Colour: light to black-green, banded
Fracture: splintery, scaly
Crystal system: monoclinic, usually found in a massive form.
Chemical composition: copper carbonate
Transparency: opaque, translucent
The name malachite comes from the Greek word for ‘mallow’, a green herb. The ancient Egyptians called it “mafek” along with other green stones. Malachite was popular in ancient cultures for jewellery, amulets and even as a powder for eye cosmetics. It was also used as a pigment for ‘mountain green’ paint. The Russian tsars appreciated the gem and a room of the Imperial Palace was lined with malachite slabs and some Russian Orthodox churches feature massive malachite columns and altars.
The massive form of malachite shows a botryoidal (ball like) form, and the patterns when cut, follow this growth pattern. Pieces without banding are rare. Malachite is found in Russia, Ziaire, Australia, Chile, Namibia, Zimbabwe and the USA.
Metaphysical practioners believe malachite is a powerful stone that is the guardian stone of travelers and is beneficial to pilots in particular. They believe it amplifies energies, absorbs negative energies and pollutants, and helps soaks up radiation of all kinds; that it is an adventurous stone and that life will be lived more intensely as it encourages risk taking and change. Crystal healers advise it should only be used under recommendation.
Fracture: uneven, conchoidal
Crystal system: monoclinic
Chemical composition: potassium aluminium silicate
Transparency: transparent, translucent, opaqueAn orthoclase feldspar with a white billowy shimmer called adularescence or sometimes opalescence, reminiscent of moonshine, thus its name. This shine is caused by light bouncing off the internal structure of alternating layers of albite and orthoclase feldspar.
Found in Sri Lanka, Burma, Brazil, India, Madagascar, Mexico, Tanzania, Europe and the USA.
Metaphyiscal practioners believe moonstone to be a stone of new beginnings and through the ages people have strongly connected it to the moon and to intuition. Ancients used moonstone to enhance psychic abilities, for insomia and to prevent sleepwalking. Crystal healers believe it balances, calms overreactions and helps both the digestive and reproductive systems.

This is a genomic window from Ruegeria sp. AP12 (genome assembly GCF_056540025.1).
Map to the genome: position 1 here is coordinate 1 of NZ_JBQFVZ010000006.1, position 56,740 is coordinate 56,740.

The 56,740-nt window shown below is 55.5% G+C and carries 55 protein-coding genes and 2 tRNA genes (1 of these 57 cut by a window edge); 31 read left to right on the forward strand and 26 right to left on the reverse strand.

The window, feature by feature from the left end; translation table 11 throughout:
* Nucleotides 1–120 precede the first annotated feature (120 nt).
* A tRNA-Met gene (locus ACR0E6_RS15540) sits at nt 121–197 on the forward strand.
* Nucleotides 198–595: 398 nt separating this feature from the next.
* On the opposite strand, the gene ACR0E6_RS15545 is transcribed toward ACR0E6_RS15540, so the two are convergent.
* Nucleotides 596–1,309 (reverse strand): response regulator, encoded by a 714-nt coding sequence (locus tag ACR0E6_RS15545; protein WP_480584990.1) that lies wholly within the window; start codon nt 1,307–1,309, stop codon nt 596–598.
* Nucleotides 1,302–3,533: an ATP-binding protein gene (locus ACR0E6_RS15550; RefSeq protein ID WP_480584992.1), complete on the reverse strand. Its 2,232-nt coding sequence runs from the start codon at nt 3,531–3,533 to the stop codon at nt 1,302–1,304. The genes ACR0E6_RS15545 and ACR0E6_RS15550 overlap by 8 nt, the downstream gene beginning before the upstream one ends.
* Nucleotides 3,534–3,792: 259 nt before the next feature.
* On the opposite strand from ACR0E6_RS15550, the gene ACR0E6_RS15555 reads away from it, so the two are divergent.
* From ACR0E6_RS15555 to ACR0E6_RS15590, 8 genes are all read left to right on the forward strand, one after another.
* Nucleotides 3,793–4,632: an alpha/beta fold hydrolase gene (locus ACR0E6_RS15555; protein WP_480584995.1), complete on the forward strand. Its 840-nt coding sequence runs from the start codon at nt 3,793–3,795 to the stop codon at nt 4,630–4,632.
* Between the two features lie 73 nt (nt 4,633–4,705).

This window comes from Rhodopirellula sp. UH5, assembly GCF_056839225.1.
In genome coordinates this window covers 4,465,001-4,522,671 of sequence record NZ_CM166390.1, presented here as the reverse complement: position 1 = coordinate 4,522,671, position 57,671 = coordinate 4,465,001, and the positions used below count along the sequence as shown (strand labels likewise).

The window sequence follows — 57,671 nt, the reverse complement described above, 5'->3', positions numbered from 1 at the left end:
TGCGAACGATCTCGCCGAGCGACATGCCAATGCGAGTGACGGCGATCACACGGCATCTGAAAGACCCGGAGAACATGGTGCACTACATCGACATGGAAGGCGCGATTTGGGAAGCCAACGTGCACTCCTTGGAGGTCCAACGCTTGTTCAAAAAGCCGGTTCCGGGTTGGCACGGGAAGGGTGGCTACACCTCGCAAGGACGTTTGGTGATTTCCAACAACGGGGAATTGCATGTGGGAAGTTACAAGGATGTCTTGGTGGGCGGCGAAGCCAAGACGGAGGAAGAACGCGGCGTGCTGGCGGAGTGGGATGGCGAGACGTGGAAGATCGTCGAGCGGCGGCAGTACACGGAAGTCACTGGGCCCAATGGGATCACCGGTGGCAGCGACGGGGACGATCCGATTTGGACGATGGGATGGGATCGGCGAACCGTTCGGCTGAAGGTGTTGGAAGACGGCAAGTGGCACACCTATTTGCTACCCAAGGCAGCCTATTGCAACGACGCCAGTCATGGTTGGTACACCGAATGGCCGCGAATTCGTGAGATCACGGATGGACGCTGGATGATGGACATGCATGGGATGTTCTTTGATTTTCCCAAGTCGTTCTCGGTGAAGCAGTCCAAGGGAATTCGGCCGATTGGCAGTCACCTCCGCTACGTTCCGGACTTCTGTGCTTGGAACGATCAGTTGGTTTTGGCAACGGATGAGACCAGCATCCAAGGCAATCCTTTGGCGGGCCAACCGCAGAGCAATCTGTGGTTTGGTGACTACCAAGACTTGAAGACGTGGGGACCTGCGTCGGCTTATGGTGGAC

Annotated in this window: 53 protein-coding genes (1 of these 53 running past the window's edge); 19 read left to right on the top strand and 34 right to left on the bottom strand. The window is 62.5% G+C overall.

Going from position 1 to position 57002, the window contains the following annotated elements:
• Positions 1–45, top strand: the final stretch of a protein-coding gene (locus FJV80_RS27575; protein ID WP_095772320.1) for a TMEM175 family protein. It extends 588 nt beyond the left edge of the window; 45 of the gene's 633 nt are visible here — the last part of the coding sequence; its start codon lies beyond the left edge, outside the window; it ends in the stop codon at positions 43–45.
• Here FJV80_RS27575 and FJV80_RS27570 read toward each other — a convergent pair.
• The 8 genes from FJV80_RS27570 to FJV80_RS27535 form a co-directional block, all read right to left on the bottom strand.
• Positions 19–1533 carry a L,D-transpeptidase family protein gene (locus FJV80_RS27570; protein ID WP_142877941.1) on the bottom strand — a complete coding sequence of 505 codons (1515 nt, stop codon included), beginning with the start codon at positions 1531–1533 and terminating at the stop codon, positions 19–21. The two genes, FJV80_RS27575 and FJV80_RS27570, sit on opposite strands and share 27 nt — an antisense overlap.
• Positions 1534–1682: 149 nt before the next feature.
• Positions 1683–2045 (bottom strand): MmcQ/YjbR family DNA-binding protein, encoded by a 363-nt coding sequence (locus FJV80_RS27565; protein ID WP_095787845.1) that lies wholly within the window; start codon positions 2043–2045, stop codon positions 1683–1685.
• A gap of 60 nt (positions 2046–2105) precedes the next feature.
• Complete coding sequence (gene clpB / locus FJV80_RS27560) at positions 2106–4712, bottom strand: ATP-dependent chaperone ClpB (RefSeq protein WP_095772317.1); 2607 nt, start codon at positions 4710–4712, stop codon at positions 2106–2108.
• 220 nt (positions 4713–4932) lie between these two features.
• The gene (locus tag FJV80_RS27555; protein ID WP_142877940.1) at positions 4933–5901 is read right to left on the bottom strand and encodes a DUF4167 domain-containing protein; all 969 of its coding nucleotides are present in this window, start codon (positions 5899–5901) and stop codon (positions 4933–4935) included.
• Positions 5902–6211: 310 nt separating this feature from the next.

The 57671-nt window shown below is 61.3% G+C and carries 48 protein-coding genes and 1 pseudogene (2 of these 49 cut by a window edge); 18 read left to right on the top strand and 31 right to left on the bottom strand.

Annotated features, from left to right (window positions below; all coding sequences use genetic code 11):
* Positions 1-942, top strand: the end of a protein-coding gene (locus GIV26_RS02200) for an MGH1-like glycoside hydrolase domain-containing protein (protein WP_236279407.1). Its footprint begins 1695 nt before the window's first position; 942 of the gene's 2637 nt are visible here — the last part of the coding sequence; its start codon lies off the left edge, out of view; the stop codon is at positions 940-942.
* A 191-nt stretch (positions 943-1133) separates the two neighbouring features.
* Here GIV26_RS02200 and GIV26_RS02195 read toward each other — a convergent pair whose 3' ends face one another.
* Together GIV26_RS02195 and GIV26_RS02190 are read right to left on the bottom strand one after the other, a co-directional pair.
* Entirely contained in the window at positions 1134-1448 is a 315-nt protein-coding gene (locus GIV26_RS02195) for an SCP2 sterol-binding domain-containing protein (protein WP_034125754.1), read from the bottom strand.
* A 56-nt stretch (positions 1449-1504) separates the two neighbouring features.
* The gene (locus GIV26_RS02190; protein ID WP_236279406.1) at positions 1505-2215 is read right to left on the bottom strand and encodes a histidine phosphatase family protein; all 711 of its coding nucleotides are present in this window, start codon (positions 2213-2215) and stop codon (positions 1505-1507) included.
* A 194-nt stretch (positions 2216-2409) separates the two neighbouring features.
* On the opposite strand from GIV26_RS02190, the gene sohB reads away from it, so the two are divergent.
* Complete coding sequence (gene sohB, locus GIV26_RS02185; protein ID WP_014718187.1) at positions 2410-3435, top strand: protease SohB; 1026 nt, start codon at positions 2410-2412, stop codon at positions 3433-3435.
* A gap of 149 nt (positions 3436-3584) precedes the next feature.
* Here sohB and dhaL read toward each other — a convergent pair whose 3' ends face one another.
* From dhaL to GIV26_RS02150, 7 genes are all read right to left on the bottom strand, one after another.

Colour: colourless to white with green, brown or red inclusions
Crystal system: cryptocrystalline
Chemical composition: silicon dioxide
Moss agate is a translucent chalcedony with inclusions of green hornblende or chlorite in moss like patterns. If the iron hornblende oxidizes, colours can be brown and red. It is used in thinner slabs so that the moss image can be seen clearly. Agate usually refers to a banded stone, but the term Moss Agate for this stone is accepted.
Found in India, China, Russia and the USA.
Metaphysical practioners believe this stone is strongly connected to nature and so it enables you to see beauty in all you see; and that it is beneficial for those working in agriculture or botany. Traditionally, it assited midwives in their work as a charm for lessening pain and ensuring a good delivery and that as a stone of abundance it attracted wealth, improved self esteem and released stress. Crystal healers believed it sped up recovery and boosted the immune system.
Crystal system: monoclinic
Transparency: transparent to transluscentA form of mica, muscovite is named after the Muscovy state in Russia, where it was used as a glass substitute in the 14th century. It was also known as isinglass where it was used as a tempered glass. Ground muscovite was used in eye cosmetics and glitter.
Metaphysical practioners consider it to be a mystical, visionary stone that is helpful for those with dyspraxia; that it helps reduce anger and stress and helps looking forward in a positive way; that it can aid clear expression and to help the body achieve its appropriate weight.
Transparency: opaqueA rock rather than a mineral, Nebula stone is a combination of quartz, ribeckite, anorthoclase, acmite, arfedsonite and zircon. It is only a recent discovery and is found in one location the USA.
Colour: pink, green, white
Named after the state in which it is found, Nevada stone is a rock composed of eleven minerals: : thulite, scapolite, sericite, diopside and epidote, with minor amounts of feldspar, quartz, zoisite, clinozoisite, actinolite and apatite.
Discovered in 1954 it wasn’t widely known until 1989 and supply is limited. It is sometimes called ‘Nevada Lapis’ or ‘Nevada Jasper’.
Metaphysical healers believe this stone to be a source of creativity and protection, and that it promotes courage.
Fracture: conchoidal with sharp edges
Crystal system: amorphous
Chemical composition: silicon dioxide